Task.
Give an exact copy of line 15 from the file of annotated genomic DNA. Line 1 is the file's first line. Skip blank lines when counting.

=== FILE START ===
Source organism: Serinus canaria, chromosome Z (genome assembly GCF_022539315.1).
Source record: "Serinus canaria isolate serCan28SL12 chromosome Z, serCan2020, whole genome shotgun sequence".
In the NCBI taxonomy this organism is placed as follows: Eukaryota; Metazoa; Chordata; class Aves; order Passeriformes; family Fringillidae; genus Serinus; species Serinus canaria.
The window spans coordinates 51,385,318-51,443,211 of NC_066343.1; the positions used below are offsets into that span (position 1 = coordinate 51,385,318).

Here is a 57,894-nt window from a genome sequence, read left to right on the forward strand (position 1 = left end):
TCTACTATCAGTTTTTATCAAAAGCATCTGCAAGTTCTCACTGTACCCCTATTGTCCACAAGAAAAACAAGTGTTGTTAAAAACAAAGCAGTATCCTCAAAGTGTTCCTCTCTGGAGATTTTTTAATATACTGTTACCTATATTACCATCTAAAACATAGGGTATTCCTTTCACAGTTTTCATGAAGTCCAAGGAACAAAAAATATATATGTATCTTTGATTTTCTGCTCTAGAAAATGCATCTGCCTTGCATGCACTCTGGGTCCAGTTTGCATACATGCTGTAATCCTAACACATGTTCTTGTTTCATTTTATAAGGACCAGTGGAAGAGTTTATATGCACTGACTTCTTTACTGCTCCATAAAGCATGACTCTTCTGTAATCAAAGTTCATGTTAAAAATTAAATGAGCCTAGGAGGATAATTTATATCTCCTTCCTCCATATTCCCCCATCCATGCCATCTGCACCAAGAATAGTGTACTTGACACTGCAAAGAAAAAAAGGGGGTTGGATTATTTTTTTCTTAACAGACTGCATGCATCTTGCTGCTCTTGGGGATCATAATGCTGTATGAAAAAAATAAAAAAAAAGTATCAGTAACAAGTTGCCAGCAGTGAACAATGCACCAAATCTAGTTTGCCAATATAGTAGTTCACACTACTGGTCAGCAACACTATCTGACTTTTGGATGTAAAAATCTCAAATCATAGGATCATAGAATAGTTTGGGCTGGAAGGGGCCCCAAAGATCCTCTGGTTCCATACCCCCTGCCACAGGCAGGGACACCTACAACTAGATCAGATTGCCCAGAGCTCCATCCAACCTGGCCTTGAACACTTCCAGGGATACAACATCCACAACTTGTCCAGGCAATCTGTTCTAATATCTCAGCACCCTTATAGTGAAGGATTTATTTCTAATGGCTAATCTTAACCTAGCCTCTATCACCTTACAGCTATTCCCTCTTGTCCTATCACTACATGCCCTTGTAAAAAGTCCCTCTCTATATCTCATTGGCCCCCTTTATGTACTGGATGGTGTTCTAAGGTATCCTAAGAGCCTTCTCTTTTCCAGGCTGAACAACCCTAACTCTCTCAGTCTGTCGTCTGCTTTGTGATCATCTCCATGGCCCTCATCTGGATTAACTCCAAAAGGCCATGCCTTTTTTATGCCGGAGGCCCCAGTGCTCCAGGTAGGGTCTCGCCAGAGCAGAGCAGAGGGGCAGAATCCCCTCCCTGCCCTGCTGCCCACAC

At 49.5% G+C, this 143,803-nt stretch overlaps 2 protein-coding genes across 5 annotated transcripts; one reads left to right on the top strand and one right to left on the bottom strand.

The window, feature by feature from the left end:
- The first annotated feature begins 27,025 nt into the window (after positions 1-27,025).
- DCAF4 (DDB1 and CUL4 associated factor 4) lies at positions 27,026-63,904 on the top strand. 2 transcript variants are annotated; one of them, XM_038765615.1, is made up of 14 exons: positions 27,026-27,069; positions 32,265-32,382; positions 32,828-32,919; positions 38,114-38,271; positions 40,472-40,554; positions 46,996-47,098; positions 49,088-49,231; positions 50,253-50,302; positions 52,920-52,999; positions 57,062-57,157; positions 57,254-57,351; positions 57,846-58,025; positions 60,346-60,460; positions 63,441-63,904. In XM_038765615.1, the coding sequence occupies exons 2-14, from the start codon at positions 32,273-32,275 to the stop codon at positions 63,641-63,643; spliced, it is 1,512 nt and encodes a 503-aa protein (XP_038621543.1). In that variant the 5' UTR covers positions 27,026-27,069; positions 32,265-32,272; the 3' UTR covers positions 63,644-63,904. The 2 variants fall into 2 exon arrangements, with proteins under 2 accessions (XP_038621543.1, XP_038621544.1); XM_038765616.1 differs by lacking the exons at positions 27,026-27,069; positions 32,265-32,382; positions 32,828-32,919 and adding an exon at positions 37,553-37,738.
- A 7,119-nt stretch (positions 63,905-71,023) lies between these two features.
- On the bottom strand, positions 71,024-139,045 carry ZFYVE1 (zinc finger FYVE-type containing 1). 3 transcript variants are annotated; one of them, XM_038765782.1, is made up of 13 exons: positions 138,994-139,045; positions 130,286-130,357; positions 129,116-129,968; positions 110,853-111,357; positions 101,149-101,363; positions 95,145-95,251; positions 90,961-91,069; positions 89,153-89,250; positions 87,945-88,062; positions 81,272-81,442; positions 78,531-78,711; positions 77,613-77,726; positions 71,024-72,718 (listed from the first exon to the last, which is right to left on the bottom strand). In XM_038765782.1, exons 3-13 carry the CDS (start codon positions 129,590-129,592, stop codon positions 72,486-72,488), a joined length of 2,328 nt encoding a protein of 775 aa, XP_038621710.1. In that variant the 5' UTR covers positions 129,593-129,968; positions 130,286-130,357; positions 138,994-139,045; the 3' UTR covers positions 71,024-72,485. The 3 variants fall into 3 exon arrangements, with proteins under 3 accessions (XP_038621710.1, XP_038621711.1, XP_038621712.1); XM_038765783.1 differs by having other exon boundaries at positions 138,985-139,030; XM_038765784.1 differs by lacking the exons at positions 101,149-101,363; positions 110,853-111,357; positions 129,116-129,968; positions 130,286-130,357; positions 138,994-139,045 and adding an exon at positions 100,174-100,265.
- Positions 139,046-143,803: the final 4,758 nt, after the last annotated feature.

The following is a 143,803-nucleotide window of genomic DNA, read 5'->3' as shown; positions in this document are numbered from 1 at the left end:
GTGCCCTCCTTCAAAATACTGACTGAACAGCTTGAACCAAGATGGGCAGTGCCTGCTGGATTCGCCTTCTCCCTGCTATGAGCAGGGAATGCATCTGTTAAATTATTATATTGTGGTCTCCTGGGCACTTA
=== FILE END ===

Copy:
GTGCCCTCCTTCAAAATACTGACTGAACAGCTTGAACCAAGATGGGCAGTGCCTGCTGGATTCGCCTTCTCCCTGCTATGAGCAGGGAATGCATCTGTTAAATTATTATATTGTGGTCTCCTGGGCACTTA